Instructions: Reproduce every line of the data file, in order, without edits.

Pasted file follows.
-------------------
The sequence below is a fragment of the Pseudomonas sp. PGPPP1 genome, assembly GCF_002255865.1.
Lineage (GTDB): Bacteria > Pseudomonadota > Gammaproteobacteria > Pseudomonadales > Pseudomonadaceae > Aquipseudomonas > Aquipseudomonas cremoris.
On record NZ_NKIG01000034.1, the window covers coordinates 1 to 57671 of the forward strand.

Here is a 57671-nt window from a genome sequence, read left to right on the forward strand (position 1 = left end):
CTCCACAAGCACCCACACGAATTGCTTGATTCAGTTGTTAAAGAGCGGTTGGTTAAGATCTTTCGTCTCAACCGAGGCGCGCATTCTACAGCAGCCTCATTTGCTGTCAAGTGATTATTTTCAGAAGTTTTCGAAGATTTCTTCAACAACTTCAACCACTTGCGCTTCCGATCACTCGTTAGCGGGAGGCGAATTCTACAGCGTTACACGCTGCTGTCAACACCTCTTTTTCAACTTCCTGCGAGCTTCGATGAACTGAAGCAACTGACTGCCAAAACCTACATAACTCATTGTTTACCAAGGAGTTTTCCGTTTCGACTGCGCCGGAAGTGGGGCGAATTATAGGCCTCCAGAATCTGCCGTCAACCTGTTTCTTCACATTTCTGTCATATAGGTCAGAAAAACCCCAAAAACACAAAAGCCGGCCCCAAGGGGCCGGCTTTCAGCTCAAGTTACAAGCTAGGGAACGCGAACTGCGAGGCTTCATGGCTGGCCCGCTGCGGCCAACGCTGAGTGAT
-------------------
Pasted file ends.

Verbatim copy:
The sequence below is a fragment of the Pseudomonas sp. PGPPP1 genome, assembly GCF_002255865.1.
Lineage (GTDB): Bacteria > Pseudomonadota > Gammaproteobacteria > Pseudomonadales > Pseudomonadaceae > Aquipseudomonas > Aquipseudomonas cremoris.
On record NZ_NKIG01000034.1, the window covers coordinates 1 to 57671 of the forward strand.

Here is a 57671-nt window from a genome sequence, read left to right on the forward strand (position 1 = left end):
CTCCACAAGCACCCACACGAATTGCTTGATTCAGTTGTTAAAGAGCGGTTGGTTAAGATCTTTCGTCTCAACCGAGGCGCGCATTCTACAGCAGCCTCATTTGCTGTCAAGTGATTATTTTCAGAAGTTTTCGAAGATTTCTTCAACAACTTCAACCACTTGCGCTTCCGATCACTCGTTAGCGGGAGGCGAATTCTACAGCGTTACACGCTGCTGTCAACACCTCTTTTTCAACTTCCTGCGAGCTTCGATGAACTGAAGCAACTGACTGCCAAAACCTACATAACTCATTGTTTACCAAGGAGTTTTCCGTTTCGACTGCGCCGGAAGTGGGGCGAATTATAGGCCTCCAGAATCTGCCGTCAACCTGTTTCTTCACATTTCTGTCATATAGGTCAGAAAAACCCCAAAAACACAAAAGCCGGCCCCAAGGGGCCGGCTTTCAGCTCAAGTTACAAGCTAGGGAACGCGAACTGCGAGGCTTCATGGCTGGCCCGCTGCGGCCAACGCTGAGTGAT